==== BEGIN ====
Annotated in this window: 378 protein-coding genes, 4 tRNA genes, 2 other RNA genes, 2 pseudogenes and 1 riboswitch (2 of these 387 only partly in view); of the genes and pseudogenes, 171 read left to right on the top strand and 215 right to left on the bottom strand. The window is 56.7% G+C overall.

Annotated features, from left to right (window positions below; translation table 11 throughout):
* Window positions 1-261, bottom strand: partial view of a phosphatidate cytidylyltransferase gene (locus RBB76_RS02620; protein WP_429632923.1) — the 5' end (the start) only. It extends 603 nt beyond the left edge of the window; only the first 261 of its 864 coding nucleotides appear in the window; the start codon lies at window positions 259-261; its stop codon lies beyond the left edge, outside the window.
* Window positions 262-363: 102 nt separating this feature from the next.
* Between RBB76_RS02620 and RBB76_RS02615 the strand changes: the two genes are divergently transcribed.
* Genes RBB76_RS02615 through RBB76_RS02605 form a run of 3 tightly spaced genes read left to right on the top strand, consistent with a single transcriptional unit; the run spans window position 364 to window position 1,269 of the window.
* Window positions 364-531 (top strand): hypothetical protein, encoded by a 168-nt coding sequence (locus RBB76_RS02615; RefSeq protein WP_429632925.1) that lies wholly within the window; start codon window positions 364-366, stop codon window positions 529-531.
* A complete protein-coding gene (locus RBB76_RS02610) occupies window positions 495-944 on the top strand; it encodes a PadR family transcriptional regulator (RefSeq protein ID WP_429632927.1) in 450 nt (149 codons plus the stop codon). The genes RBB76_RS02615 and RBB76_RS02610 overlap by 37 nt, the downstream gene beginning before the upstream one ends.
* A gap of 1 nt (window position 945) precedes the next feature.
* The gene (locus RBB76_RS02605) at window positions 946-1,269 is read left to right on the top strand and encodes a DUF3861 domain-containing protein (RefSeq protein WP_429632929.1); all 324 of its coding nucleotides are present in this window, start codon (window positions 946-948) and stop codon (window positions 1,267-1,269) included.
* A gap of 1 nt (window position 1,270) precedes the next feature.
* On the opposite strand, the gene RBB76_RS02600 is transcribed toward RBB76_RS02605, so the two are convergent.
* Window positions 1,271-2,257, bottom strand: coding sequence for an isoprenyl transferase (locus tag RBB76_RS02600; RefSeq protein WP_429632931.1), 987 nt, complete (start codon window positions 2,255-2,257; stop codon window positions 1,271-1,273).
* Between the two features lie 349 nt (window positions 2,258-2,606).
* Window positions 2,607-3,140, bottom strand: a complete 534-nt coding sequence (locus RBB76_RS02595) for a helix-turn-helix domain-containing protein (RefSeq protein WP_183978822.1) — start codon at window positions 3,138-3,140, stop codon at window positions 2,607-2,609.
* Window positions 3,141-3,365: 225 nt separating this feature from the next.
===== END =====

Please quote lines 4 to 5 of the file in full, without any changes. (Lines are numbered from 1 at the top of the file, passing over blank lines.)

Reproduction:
* Window positions 262-363: 102 nt separating this feature from the next.
* Between RBB76_RS02620 and RBB76_RS02615 the strand changes: the two genes are divergently transcribed.